Shen Xue (Chinese: 申雪; pinyin: Shēn Xuě; born 13 November 1978) is a Chinese retired pair skater. With her husband Zhao Hongbo, Shen is the 2010 Olympic champion, the 2002 & 2006 Olympic bronze medalist, a three-time World champion (2002, 2003 and 2007), a three-time Four Continents Champion (1999, 2003 & 2007), and a six-time Grand Prix Final champion (1998, 1999, 2003, 2004, 2006 & 2009). Shen and Zhao were the first Chinese pair team to win a medal at an International Skating Union event and at the World Figure Skating Championships. In 2002, they became the first Chinese pair skating team to win a World Championship. They are also the first Chinese pair skaters to win a medal at the Winter Olympic Games. In 2010, they became the first Chinese skaters to win the gold medal at a Winter Olympic Games in any figure skating category, ending almost half a century of Russian and Soviet pair skating dominance.

Photo of Tong Jian

6. Tong Jian (b. 1979)

With an HPI of 34.65, Tong Jian is the 6th most famous Chinese Skater.  His biography has been translated into 20 different languages.

Tong Jian (Chinese: 佟健; pinyin: Tóng Jiàn; born August 15, 1979, in Harbin, Heilongjiang) is a Chinese retired pair skater. With his wife Pang Qing, he is the 2010 Olympic silver medalist, 2006 and 2010 World Champion, a five-time Four Continents champion (2002, 2004, 2008, 2009 and 2011) and the 2008 Grand Prix Final Champion.

Photo of Pang Qing

7. Pang Qing (b. 1979)

With an HPI of 34.08, Pang Qing is the 7th most famous Chinese Skater.  Her biography has been translated into 18 different languages.

Pang Qing (simplified Chinese: 庞清; traditional Chinese: 龐清; pinyin: Páng Qīng; born December 24, 1979, in Harbin, Heilongjiang) is a Chinese retired pair skater. With her husband Tong Jian, she is the 2010 Olympic silver medalist, the 2006 and 2010 World Champion, a five-time Four Continents champion (2002, 2004, 2008, 2009 & 2011) and the 2008 Grand Prix Final Champion.

Photo of Yang Yang

8. Yang Yang (b. 1977)

With an HPI of 33.48, Yang Yang is the 8th most famous Chinese Skater.  Her biography has been translated into 18 different languages.

Yang Yang (simplified Chinese: 杨阳; traditional Chinese: 楊陽; pinyin: Yáng Yáng; born 14 September 1977 in Changchun, Jilin, China) is a Chinese Olympic speed skater of Hui ethnicity. Yang competed as a short track speed skater for the Chinese national team at the 1994 Winter Olympics, the 1998 Winter Olympics, and the 2002 Winter Olympics. Born 1977, Yang is sometimes known as Yang Yang (S), to differentiate her from the speed skater named Yang Yang born in 1976 (known as "Yang Yang (A)"). By coincidence, Yang had a one-year and one month older contemporary on the Chinese short track team also named Yang Yang in English and pinyin, although with a different given name in Chinese characters. They were originally referred to as Yang Yang (L) ("大杨扬") and Yang Yang (S) ("小杨阳"), for "Large" and "Small"; Yang Yang (L) disliked the "L" designation and changed her designation to Yang Yang (A). "A" and "S" also refer to their respective months of birth: August and September respectively.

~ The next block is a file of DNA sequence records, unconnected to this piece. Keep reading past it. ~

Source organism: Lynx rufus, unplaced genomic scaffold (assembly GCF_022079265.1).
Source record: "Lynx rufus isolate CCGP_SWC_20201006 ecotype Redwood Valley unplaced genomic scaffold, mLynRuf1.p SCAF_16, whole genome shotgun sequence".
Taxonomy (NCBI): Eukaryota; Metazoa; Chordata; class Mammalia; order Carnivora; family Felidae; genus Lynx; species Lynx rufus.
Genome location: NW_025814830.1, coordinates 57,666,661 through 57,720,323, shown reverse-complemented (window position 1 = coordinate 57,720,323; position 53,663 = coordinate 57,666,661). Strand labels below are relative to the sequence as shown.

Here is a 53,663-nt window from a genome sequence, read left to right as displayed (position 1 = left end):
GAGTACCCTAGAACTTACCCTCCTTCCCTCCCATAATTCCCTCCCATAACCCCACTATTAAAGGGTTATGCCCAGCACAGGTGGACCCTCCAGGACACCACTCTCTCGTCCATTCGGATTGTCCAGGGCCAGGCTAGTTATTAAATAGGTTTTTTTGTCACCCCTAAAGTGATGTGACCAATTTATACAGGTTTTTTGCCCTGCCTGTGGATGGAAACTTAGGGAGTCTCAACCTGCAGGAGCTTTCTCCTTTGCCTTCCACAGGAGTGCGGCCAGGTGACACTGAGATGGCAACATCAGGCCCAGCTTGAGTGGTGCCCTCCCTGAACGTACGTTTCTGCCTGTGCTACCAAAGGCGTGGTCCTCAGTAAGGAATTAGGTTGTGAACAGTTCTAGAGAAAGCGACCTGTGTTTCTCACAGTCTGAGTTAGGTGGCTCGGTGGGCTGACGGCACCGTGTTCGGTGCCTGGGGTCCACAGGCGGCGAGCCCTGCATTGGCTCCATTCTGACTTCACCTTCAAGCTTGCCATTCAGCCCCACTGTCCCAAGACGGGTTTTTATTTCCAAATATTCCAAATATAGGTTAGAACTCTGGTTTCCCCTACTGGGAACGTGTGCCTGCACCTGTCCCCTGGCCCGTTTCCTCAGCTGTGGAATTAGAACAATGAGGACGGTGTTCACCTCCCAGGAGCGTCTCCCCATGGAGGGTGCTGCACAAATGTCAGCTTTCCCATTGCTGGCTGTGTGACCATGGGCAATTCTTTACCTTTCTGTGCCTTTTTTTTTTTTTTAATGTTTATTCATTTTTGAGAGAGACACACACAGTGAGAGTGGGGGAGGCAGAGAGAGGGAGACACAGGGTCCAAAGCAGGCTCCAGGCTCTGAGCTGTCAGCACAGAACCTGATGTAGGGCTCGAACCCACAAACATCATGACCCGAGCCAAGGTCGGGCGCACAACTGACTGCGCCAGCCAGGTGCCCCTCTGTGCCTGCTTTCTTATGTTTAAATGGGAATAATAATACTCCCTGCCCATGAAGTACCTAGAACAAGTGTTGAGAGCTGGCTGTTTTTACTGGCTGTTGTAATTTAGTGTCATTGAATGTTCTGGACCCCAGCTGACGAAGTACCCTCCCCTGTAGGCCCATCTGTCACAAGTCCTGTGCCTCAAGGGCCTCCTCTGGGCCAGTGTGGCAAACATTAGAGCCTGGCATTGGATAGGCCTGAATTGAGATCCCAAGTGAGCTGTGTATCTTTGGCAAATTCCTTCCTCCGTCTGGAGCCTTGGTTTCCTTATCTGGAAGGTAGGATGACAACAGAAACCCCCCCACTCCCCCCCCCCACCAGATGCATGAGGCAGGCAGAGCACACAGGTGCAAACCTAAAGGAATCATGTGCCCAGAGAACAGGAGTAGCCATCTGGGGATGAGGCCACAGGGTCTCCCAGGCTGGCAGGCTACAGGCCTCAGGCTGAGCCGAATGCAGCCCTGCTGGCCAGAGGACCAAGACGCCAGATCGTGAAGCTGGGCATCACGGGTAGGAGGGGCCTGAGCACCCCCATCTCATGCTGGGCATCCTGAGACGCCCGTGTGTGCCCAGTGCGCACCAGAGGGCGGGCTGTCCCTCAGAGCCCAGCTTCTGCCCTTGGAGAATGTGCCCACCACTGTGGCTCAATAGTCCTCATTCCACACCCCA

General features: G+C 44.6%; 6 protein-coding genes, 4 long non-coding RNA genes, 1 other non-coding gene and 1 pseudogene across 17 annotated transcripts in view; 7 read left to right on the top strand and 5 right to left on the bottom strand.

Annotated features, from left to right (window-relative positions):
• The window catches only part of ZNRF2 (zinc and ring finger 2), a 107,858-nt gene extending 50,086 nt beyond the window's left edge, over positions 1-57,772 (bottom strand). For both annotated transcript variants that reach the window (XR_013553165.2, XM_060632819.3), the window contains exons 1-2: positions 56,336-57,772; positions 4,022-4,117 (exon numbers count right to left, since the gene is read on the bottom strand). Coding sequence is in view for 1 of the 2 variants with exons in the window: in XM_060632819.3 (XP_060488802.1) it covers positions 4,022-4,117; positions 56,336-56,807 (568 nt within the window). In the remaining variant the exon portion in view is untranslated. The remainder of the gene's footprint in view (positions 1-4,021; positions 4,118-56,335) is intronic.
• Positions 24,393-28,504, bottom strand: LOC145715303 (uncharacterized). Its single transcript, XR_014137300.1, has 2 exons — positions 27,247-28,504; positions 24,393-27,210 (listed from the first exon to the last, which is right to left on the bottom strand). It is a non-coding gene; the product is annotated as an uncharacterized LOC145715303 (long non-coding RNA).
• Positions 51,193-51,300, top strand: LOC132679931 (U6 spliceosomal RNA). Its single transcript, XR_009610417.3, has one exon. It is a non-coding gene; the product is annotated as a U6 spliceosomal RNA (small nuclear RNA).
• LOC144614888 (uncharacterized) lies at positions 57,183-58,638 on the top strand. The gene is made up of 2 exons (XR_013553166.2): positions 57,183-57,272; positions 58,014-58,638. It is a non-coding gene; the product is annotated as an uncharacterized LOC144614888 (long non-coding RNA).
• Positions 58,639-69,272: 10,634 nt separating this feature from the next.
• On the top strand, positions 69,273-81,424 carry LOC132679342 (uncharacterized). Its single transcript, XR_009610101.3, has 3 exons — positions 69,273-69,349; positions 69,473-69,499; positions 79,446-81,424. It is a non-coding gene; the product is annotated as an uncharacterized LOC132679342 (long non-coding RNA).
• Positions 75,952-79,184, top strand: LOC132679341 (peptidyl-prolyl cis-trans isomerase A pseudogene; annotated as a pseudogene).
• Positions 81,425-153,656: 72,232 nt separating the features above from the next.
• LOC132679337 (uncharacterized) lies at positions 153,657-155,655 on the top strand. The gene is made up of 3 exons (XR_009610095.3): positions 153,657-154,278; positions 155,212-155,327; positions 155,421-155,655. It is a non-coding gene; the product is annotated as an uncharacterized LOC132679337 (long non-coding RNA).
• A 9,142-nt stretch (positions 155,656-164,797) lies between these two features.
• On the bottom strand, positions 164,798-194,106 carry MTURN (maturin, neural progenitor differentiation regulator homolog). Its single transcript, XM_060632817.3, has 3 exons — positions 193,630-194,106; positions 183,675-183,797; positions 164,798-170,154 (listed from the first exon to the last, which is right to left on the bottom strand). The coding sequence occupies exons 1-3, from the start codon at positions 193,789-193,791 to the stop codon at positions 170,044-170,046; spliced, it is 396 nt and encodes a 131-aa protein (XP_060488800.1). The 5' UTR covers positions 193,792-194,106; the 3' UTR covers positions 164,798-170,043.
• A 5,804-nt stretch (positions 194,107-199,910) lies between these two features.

Photo of Wang Manli

9. Wang Manli (b. 1973)

With an HPI of 31.60, Wang Manli is the 9th most famous Chinese Skater.  Her biography has been translated into 15 different languages.

Wang Manli (Chinese: 王曼丽, Wáng Mànlì, born 17 March 1973) is a Chinese ice speed skater who won a silver medal in the Women's 500 m at the 2006 Winter Olympics.

Photo of Zhang Dan

10. Zhang Dan (b. 1985)

With an HPI of 31.49, Zhang Dan is the 10th most famous Chinese Skater.  Her biography has been translated into 23 different languages.

Zhang Dan (simplified Chinese: 张丹; traditional Chinese: 張丹; pinyin: Zhāng Dān; born 4 October 1985) is a Chinese former pair skater. With Zhang Hao, she is the 2006 Olympic silver medalist, a four-time (2005 bronze, 2006, 2008, 2009 silver) World medalist, and a two-time (2005, 2010) Four Continents champion. Zhang Dan retired from competition on May 6, 2012.

People

Pantheon has 21 people classified as Chinese skaters born between 1964 and 1997. Of these 21, 21 (100.00%) of them are still alive today. The most famous living Chinese skaters include Zhao Hongbo, Yang Yang, and Ye Qiaobo.

Living Chinese Skaters